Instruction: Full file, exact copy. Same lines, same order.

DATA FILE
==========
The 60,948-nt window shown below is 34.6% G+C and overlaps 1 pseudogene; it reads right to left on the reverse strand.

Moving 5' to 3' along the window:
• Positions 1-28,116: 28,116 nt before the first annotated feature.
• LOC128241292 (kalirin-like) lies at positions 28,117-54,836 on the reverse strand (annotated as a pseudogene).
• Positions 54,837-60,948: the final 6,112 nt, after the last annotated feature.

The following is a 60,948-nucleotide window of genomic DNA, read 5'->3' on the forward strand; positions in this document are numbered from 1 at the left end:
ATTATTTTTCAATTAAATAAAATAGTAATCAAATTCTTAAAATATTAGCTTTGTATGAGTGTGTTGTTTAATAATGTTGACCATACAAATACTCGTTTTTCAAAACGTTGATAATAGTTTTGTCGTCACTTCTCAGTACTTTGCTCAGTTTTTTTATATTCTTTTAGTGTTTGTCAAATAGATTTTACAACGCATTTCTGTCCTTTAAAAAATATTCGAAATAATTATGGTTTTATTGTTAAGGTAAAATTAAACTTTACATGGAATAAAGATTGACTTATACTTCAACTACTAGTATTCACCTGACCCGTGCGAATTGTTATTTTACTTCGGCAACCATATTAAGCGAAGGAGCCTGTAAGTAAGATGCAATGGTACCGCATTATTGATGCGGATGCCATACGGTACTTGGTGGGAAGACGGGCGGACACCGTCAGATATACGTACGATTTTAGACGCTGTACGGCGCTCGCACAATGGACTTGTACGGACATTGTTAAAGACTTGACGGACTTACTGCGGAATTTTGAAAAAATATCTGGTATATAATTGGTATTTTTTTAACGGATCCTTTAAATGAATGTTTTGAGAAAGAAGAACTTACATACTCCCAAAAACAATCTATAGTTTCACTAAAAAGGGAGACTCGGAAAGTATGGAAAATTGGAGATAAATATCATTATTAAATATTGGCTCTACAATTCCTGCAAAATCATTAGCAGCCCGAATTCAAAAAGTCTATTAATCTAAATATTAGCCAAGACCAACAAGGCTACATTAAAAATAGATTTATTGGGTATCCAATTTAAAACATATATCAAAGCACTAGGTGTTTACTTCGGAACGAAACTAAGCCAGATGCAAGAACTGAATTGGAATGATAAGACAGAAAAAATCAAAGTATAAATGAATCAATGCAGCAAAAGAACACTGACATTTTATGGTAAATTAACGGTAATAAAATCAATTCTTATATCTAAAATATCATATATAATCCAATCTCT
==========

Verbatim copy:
The 60,948-nt window shown below is 34.6% G+C and overlaps 1 pseudogene; it reads right to left on the reverse strand.

Moving 5' to 3' along the window:
• Positions 1-28,116: 28,116 nt before the first annotated feature.
• LOC128241292 (kalirin-like) lies at positions 28,117-54,836 on the reverse strand (annotated as a pseudogene).
• Positions 54,837-60,948: the final 6,112 nt, after the last annotated feature.

The following is a 60,948-nucleotide window of genomic DNA, read 5'->3' on the forward strand; positions in this document are numbered from 1 at the left end:
ATTATTTTTCAATTAAATAAAATAGTAATCAAATTCTTAAAATATTAGCTTTGTATGAGTGTGTTGTTTAATAATGTTGACCATACAAATACTCGTTTTTCAAAACGTTGATAATAGTTTTGTCGTCACTTCTCAGTACTTTGCTCAGTTTTTTTATATTCTTTTAGTGTTTGTCAAATAGATTTTACAACGCATTTCTGTCCTTTAAAAAATATTCGAAATAATTATGGTTTTATTGTTAAGGTAAAATTAAACTTTACATGGAATAAAGATTGACTTATACTTCAACTACTAGTATTCACCTGACCCGTGCGAATTGTTATTTTACTTCGGCAACCATATTAAGCGAAGGAGCCTGTAAGTAAGATGCAATGGTACCGCATTATTGATGCGGATGCCATACGGTACTTGGTGGGAAGACGGGCGGACACCGTCAGATATACGTACGATTTTAGACGCTGTACGGCGCTCGCACAATGGACTTGTACGGACATTGTTAAAGACTTGACGGACTTACTGCGGAATTTTGAAAAAATATCTGGTATATAATTGGTATTTTTTTAACGGATCCTTTAAATGAATGTTTTGAGAAAGAAGAACTTACATACTCCCAAAAACAATCTATAGTTTCACTAAAAAGGGAGACTCGGAAAGTATGGAAAATTGGAGATAAATATCATTATTAAATATTGGCTCTACAATTCCTGCAAAATCATTAGCAGCCCGAATTCAAAAAGTCTATTAATCTAAATATTAGCCAAGACCAACAAGGCTACATTAAAAATAGATTTATTGGGTATCCAATTTAAAACATATATCAAAGCACTAGGTGTTTACTTCGGAACGAAACTAAGCCAGATGCAAGAACTGAATTGGAATGATAAGACAGAAAAAATCAAAGTATAAATGAATCAATGCAGCAAAAGAACACTGACATTTTATGGTAAATTAACGGTAATAAAATCAATTCTTATATCTAAAATATCATATATAATCCAATCTCT